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Showing posts from June, 2008

The First Emancipator part II

Finished Levy's book this morning. An interesting read if you find the Revolutionary period facsinating or the most challenging puzzles of the human heart to be simultaneously enriching and depressing. In the last chapter Levy lays out his reasons for why Carter's story is virtually unknown. Among those are the academic tendency to flatten religious experience and motivation--Carter moved from Epicopalian to Baptist to Swedenborgian in his journey to become a former slaveholder.
Levy also writes: In addition to controverting pro-slavery claims that emancipation was impractical, for instance, Robert Carter's story offended nineteenth-century Northern pride as well, which was founded, as the historian Joanne Pope Melish has recently written, in the belief that Northerners stood for "liberty," Southerners stood for its abstract opposite, and during the Civil War "New Englanders had marched south to end slavery," conquering a region infected by what Geor…

Black Gold

While not finished with Sir Albert Howard's The Soil and Health, I am amazed at his common sense findings that the agribiz seems to ignore. The overarching idea appears to be--composting will solve many, many problems of agriculture. The artificial fertilizers (the use of which was starting to ramp up after WWII) leached the soils of nutrients employed by plant and soil to fight off diseases and pests. By adding, sometimes tiny amounts, compost, many, if not all of the problems would disappear. The appearance of the fruit and vegetable improved, as well as yield.

The first three or four chapters of Howard's book would probably appeal to everyone; I'm in the middle and finding some of it tedious--the research he did during his tenures in India, Africa, and the Carribean, while sometimes interesting, can be a bit dry. He's not terribly techincal, which is good since I ain't no botanist, so that isn't the problem. He needs to moisten, rather needed to given t…

What Would Jesus Buy?

An interesting concept but only so-so as a film, this documentary, produced by Super Size Me's Morgan Spurlock, examines consumerism using Christmas as a focus. Reverend Billy and his Church of Stop Shopping travel from New York to California during the high holy days of shopping to raise consciousness concerning the move of Christmas from giving to recieving (Didn't the Puritans complain that Christmas was just an excuse to get drunk?).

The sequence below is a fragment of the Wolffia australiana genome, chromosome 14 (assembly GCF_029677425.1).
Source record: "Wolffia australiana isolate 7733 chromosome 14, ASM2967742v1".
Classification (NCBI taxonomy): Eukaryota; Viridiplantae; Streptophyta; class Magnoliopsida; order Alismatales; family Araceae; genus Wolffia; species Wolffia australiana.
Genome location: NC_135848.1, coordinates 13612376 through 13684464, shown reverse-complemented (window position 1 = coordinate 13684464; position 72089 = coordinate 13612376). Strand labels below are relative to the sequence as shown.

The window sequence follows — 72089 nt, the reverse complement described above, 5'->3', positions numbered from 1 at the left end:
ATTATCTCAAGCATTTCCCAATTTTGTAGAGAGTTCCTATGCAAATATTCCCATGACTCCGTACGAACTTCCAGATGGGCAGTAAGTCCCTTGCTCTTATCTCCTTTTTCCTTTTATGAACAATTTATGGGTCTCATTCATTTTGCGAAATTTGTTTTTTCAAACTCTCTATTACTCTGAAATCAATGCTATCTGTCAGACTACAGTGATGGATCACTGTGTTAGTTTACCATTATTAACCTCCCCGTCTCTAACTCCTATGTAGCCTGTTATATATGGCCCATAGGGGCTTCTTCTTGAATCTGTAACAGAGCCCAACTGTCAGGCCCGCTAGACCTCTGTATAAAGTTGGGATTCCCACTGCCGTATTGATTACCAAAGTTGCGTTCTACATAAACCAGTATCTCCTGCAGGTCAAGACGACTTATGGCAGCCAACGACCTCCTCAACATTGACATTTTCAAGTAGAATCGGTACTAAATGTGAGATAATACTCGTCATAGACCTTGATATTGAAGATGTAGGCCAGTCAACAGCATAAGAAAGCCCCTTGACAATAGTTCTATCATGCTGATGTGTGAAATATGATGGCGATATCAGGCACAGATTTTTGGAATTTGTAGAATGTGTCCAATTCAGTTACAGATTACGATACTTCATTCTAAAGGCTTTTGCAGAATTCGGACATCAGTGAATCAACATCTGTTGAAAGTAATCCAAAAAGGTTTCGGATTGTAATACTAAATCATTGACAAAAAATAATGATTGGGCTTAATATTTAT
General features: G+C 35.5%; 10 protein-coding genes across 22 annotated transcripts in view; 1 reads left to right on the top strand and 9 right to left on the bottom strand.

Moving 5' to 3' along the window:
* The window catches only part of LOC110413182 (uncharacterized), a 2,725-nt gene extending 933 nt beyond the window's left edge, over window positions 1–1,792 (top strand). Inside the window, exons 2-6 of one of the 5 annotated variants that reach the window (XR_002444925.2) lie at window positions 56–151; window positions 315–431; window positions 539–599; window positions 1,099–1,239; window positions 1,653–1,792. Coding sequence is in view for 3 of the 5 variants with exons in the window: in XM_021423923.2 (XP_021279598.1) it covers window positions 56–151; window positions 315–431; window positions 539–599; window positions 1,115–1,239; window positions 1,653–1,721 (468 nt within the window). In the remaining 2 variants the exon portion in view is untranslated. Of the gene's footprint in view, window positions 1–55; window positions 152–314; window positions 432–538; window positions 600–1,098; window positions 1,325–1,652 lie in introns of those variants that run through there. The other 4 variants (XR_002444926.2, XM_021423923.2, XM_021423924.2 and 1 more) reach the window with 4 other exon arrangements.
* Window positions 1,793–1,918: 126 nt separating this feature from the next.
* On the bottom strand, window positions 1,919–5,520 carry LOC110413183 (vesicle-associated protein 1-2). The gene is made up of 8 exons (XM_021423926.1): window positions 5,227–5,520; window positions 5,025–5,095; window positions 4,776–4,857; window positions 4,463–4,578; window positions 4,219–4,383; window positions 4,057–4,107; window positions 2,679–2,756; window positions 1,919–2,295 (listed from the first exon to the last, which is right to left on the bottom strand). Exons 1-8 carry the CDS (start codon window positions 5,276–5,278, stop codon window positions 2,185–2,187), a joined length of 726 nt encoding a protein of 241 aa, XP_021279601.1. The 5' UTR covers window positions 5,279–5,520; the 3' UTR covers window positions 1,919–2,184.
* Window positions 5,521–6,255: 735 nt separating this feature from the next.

The choir bits were interesting as they had a few mishaps on the way to Disneyland for Christmas day, but that wasn't enough to hold the film together. A few facts about American spending and debt, loosely titled sections combining Christian iconography and social satire, and interviews with three families about Christmas spending habits just didn't work as glue to make for compelling viewing.
I suppose the highlight was the climax as Reverend Billy and his choir sneaked in to Disneyland and then began their call to "…

Self-congratulations are in order

So I found this link from "Church of the Masses" blog and thought I'd plug in this perpetually obscure blog. The results? Movie Reviews

On the left hand, I suppose that's a good thing--this blog isn't dumbed down. However, pride puffs one up like a dollar store pool inflatable; I don't need more of that. On the right hand, who am I leaving out with this "supposed" rating. Is this blog inaccessible to 12-18 year olds? Unimportant, unrecognized, yes. But too hard? Is that a bad thing?

Eschaton Now?

"I heard the news today, oh boy," five dollars gas by 4 July. What does this mean? Well, probably the beginning of the end of a short age. The trouble with expensive gas means not only more expensive transportation, but also nearly everything will rise in cost. Already food shortages in places like Haiti have caused havoc and those are indirectly related to rising petrol costs. We have by virtue of its abundance and low cost become so dependant on the liquid that to extricate us from its use will require years of sacrifice, expense, and discomfort. What politician is seriously talking about this? Where are the statesmen? They aren't running for president this year.
On a more selfish note, what does this mean for my agrarian dream? Is it wise to look for property in Manchester (or Washtenaw County) at this point? If we already had land purchased or building started that would be one thing, but considering we live about an hour from a plot we like. . . how …